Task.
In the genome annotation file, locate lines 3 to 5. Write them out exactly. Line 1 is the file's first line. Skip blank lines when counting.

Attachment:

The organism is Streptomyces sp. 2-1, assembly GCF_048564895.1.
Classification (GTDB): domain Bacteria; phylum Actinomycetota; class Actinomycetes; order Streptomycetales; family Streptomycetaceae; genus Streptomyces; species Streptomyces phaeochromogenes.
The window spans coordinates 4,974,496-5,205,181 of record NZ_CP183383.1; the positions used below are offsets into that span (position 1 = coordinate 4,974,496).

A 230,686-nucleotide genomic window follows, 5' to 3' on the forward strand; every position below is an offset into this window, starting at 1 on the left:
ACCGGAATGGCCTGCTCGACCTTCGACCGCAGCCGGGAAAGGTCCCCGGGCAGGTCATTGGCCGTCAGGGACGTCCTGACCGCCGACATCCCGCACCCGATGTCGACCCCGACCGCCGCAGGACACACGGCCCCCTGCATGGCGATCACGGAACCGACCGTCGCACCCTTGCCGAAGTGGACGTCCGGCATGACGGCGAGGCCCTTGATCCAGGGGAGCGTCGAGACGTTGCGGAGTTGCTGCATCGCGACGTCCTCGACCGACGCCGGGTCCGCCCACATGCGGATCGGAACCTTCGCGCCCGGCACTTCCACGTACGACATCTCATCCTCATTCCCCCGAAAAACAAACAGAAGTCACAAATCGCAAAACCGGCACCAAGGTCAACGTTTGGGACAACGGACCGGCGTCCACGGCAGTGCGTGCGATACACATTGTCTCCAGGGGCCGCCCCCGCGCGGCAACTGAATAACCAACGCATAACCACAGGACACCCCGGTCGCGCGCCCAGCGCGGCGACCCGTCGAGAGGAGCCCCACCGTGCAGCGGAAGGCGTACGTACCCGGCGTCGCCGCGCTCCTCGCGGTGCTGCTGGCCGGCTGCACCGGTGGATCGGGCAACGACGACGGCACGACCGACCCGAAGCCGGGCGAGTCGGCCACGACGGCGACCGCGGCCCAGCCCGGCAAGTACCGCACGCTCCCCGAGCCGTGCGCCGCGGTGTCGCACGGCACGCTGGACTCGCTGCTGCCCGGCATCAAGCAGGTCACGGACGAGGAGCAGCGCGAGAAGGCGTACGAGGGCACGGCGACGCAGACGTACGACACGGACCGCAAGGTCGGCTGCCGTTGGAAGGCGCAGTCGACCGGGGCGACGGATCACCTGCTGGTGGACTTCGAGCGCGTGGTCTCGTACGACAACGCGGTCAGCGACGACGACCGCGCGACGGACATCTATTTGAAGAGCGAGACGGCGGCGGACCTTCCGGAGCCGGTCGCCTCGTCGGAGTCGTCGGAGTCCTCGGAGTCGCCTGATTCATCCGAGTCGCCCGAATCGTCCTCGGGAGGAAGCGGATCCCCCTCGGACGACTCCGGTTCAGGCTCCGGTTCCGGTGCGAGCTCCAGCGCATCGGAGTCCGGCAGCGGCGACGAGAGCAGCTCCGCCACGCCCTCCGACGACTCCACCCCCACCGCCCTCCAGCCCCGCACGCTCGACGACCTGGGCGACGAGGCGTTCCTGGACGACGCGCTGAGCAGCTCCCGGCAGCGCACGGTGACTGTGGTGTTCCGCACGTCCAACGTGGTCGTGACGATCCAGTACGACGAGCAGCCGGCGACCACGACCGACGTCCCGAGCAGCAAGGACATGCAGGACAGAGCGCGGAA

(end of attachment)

The window spans coordinates 4,974,496-5,205,181 of record NZ_CP183383.1; the positions used below are offsets into that span (position 1 = coordinate 4,974,496).

A 230,686-nucleotide genomic window follows, 5' to 3' on the forward strand; every position below is an offset into this window, starting at 1 on the left:
ACCGGAATGGCCTGCTCGACCTTCGACCGCAGCCGGGAAAGGTCCCCGGGCAGGTCATTGGCCGTCAGGGACGTCCTGACCGCCGACATCCCGCACCCGATGTCGACCCCGACCGCCGCAGGACACACGGCCCCCTGCATGGCGATCACGGAACCGACCGTCGCACCCTTGCCGAAGTGGACGTCCGGCATGACGGCGAGGCCCTTGATCCAGGGGAGCGTCGAGACGTTGCGGAGTTGCTGCATCGCGACGTCCTCGACCGACGCCGGGTCCGCCCACATGCGGATCGGAACCTTCGCGCCCGGCACTTCCACGTACGACATCTCATCCTCATTCCCCCGAAAAACAAACAGAAGTCACAAATCGCAAAACCGGCACCAAGGTCAACGTTTGGGACAACGGACCGGCGTCCACGGCAGTGCGTGCGATACACATTGTCTCCAGGGGCCGCCCCCGCGCGGCAACTGAATAACCAACGCATAACCACAGGACACCCCGGTCGCGCGCCCAGCGCGGCGACCCGTCGAGAGGAGCCCCACCGTGCAGCGGAAGGCGTACGTACCCGGCGTCGCCGCGCTCCTCGCGGTGCTGCTGGCCGGCTGCACCGGTGGATCGGGCAACGACGACGGCACGACCGACCCGAAGCCGGGCGAGTCGGCCACGACGGCGACCGCGGCCCAGCCCGGCAAGTACCGCACGCTCCCCGAGCCGTGCGCCGCGGTGTCGCACGGCACGCTGGACTCGCTGCTGCCCGGCATCAAGCAGGTCACGGACGAGGAGCAGCGCGAGAAGGCGTACGAGGGCACGGCGACGCAGACGTACGACACGGACCGCAAGGTCGGCTGCCGTTGGAAGGCGCAGTCGACCGGGGCGACGGATCACCTGCTGGTGGACTTCGAGCGCGTGGTCTCGTACGACAACGCGGTCAGCGACGACGACCGCGCGACGGACATCTATTTGAAGAGCGAGACGGCGGCGGACCTTCCGGAGCCGGTCGCCTCGTCGGAGTCGTCGGAGTCCTCGGAGTCGCCTGATTCATCCGAGTCGCCCGAATCGTCCTCGGGAGGAAGCGGATCCCCCTCGGACGACTCCGGTTCAGGCTCCGGTTCCGGTGCGAGCTCCAGCGCATCGGAGTCCGGCAGCGGCGACGAGAGCAGCTCCGCCACGCCCTCCGACGACTCCACCCCCACCGCCCTCCAGCCCCGCACGCTCGACGACCTGGGCGACGAGGCGTTCCTGGACGACGCGCTGAGCAGCTCCCGGCAGCGCACGGTGACTGTGGTGTTCCGCACGTCCAACGTGGTCGTGACGATCCAGTACGACGAGCAGCCGGCGACCACGACCGACGTCCCGAGCAGCAAGGACATGCAGGACAGAGCGCGGAA